Catfish love stinkbaits, and every hardcore catfish angler has a top-secret stinkbait formula that whiskerfish just can’t seem to resist.
One old-timer told me, “There are more stinkbait recipes than there are food recipes, and not all of them have been invented yet. The fun part is experimenting. When you come up with a brand-new formula, you’re just as proud as if you’d made a delicious new barbecue sauce or a tasty marinade.”
After I swore on a bible that I wouldn’t reveal the ingredients, this aficionado allowed me to watch as he mixed up a batch of his cat-catcher secret formula. You’d have thought he was Emeril Lagasse preparing a sumptuous seafood bisque. He whisked together a cup of this, a dollop of that, a spoonful of some top-secret ingredient. Then, like a bon vivant sampling an expensive wine, he lifted a cupful to his nose. Tears streamed down his cheeks, his knees quaked and it appeared as though he might throw up.
“Holy Moses!” he proclaimed, quivering like a headless chicken. “One whiff of that would kill a skunk. But it needs to be stronger.” His “Putrid Pudding” was born.
Stinkbaits generally fall into one of three categories, each with a particular consistency that requires a specific method of bottom fishing. Each has unique ingredients, but some favorites include: decomposing fish (heads and guts allowed to ferment for several days) and Limburger cheese (normal humans can’t eat it without holding their nose). Nothing makes a catfish lick its whiskers quicker.
1. Doughbaits have a pizza-dough consistency. Many won’t stay hooked when cast, especially during hot weather. Cloth doughbait bags and spring-wound bait-holder treble hooks are helpful, but it’s best to stick with thick doughbait mixtures that can be molded around a regular hook. This firm ball won’t fly off when you’re casting.
Make your own doughbait by mixing flour and water to form a thick dough. Add a flavoring of your choosing—anise oil, blood and rancid cheese are favorites—then roll the dough into balls and store in a plastic butter tub or similar container. Cool it in an ice chest before you fish, to firm it up.
To properly fish doughbaits, move the bait very little. Give careful thought to finding prime catfishing areas, and after you cast, allow the bait to sit a half-hour or so. Doughbaits must melt to lay a scent trail. If there are no bites within 15 minutes or so, relocate.
2. Chunk baits are solid, grape-sized baits. They melt slowly, so a cat must be close to find your offering unless you have time to wait. This fact, however, makes chunk baits desirable for trotlines, limblines and set lines.
Make your own chunk baits by slicing inexpensive hot dogs into 1-inch pieces and putting them in a plastic tub. Add a package of strawberry Kool-Aid (unsweetened) and 2 tablespoons of minced garlic. Fill the tub with water and allow the wieners to marinate overnight. Hook. Cast. Fish. Catch.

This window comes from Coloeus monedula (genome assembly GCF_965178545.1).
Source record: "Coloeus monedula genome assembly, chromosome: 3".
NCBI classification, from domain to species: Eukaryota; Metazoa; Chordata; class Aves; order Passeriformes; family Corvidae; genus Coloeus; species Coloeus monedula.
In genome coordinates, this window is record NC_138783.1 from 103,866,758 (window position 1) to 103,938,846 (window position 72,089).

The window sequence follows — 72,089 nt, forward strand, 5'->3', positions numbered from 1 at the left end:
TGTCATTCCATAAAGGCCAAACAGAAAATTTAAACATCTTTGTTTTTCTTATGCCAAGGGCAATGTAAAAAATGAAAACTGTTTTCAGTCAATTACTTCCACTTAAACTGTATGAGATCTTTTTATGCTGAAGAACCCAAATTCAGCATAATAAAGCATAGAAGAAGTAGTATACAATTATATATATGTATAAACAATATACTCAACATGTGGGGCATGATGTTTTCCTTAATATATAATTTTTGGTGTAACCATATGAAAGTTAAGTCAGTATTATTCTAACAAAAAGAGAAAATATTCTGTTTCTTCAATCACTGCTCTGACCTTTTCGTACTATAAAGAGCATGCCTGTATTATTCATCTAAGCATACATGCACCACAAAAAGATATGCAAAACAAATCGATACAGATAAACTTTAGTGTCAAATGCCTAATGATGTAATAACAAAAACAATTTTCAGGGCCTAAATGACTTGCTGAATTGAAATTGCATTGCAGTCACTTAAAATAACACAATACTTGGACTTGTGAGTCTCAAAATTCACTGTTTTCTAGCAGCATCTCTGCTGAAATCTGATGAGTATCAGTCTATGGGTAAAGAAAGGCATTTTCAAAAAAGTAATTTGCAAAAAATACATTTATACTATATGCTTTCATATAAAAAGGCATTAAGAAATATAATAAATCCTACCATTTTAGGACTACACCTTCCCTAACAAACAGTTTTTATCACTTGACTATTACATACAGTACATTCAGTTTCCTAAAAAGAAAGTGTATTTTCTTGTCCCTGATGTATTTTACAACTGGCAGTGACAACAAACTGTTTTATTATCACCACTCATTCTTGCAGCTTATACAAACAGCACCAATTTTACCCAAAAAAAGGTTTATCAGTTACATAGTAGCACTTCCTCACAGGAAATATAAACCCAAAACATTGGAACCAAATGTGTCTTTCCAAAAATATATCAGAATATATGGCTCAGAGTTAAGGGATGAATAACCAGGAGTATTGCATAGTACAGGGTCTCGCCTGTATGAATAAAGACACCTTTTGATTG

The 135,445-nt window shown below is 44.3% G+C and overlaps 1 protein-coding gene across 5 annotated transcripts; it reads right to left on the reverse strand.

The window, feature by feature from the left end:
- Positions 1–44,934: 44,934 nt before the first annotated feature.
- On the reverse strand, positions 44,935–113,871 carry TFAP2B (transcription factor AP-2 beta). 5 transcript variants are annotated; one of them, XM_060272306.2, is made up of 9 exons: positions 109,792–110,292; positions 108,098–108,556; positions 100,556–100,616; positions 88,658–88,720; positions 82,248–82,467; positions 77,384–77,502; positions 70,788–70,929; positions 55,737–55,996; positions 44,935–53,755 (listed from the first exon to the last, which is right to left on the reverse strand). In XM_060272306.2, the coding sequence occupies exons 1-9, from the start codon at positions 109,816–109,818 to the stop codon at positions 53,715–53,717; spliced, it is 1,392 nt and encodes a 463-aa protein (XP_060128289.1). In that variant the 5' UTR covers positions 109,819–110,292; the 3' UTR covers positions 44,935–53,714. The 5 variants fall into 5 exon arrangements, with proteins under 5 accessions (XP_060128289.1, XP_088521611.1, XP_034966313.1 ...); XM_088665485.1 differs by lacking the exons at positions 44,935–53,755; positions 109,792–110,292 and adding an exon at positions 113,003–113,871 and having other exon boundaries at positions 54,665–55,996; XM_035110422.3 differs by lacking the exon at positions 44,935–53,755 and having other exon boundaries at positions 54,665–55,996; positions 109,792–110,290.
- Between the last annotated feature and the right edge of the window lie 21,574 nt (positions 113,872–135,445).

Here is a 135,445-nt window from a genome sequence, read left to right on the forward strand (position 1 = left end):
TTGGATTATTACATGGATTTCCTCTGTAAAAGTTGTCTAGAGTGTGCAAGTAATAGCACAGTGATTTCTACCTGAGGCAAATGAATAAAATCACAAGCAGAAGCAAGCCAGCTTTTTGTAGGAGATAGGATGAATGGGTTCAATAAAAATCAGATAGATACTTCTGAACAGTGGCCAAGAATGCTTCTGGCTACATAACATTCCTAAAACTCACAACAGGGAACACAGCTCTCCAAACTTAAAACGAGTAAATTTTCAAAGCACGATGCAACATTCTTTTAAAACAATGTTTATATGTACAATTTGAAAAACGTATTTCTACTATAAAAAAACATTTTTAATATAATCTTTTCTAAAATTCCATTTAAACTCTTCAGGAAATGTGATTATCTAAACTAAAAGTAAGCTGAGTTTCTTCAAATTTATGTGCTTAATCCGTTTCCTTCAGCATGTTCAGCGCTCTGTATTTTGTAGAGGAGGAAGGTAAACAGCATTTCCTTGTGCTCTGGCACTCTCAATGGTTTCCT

3. Dip baits, like my friend’s Putrid Pudding, have the consistency of…well, dip—the kind you dunk potato chips in. (Be careful not to mistake one for the other!) They sometimes are called sponge baits because a sponge-covered treble hook is used to soak up the bait for fishing.
Dip the sponge hook in the bait, squish it with a stick until it’s saturated and then cast the weighted wand. Wait for Mr. Whiskers to home in on the scent.
Dip baits melt quickly, so dunk your lure frequently to keep it covered. Indeed, stinkbait chefs believe that the worse it smells, the more catfish it will catch. To make it so, they add some rank ingredients to their brews.
When making a batch of his locally famous Putrid Pudding (that’s what he calls his rotten-fish stinkbait), one of my catfishing companions hides the container on top of his neighbor’s barn. This serves three primary purposes.
*It keeps the raccoons and neighborhood cats from getting into the bait (and possibly dying as a result).
*It allows the brew to ferment properly in the hot sun.
*It helps my chum avoid unnecessary exposure to the stinkbait’s toxic fumes. (The poor barn owner has searched unsuccessfully for years, trying to pinpoint the source of the horrific stench.)
To make Putrid Pudding, my friend puts 2 quarts of dead shad in a plastic bucket and allows it to decompose until only an oily residue remains. Then, on a camp stove outside, he boils the residue and stirs in 1 quart of soured milk, two packets of dry yeast and a half-pound of Limburger cheese. He heats this while adding flour and stirring until thick.
The mixture then is carefully funneled into a plastic jug plugged with cheesecloth. The jug sits on the neighbor’s barn for a week or two at least, bubbling like a witch’s cauldron. When my friend can detect the ghastly smell from home, he knows the stinkbait has properly aged and is ready to use.
Should the user get a drop of Putrid Pudding on his clothes, the garments must be burned. If it comes in contact with your skin, God knows what could happen. Great care must be taken to avoid exposure to the foul mix.
My buddy handles the mix as if it’s radioactive waste. He fishes it by pushing a hooked square of sponge into the goo with a long stick. The sponge absorbs the mess and stays on the hook when cast.
Does he catch catfish with it? Yes, indeedy. And when he goes catfishing, he has his favorite bank-fishing spot all to himself. No one can stand to fish near him.
As you can imagine, creating and fishing with stinkbaits is a smelly proposition. To be a true catfisherman, though, you must get creative and give it a whirl sooner or later. It’s one sure route to catfishing success.
Note: Keith Sutton is known to his fans as Mr. Catfish. Autographed copies of his books, Fishing for Catfish, Catching Catfish, Pro Tactics: Catfish and Catfishing: Beyond the Basics, are available at catfishsutton.com.
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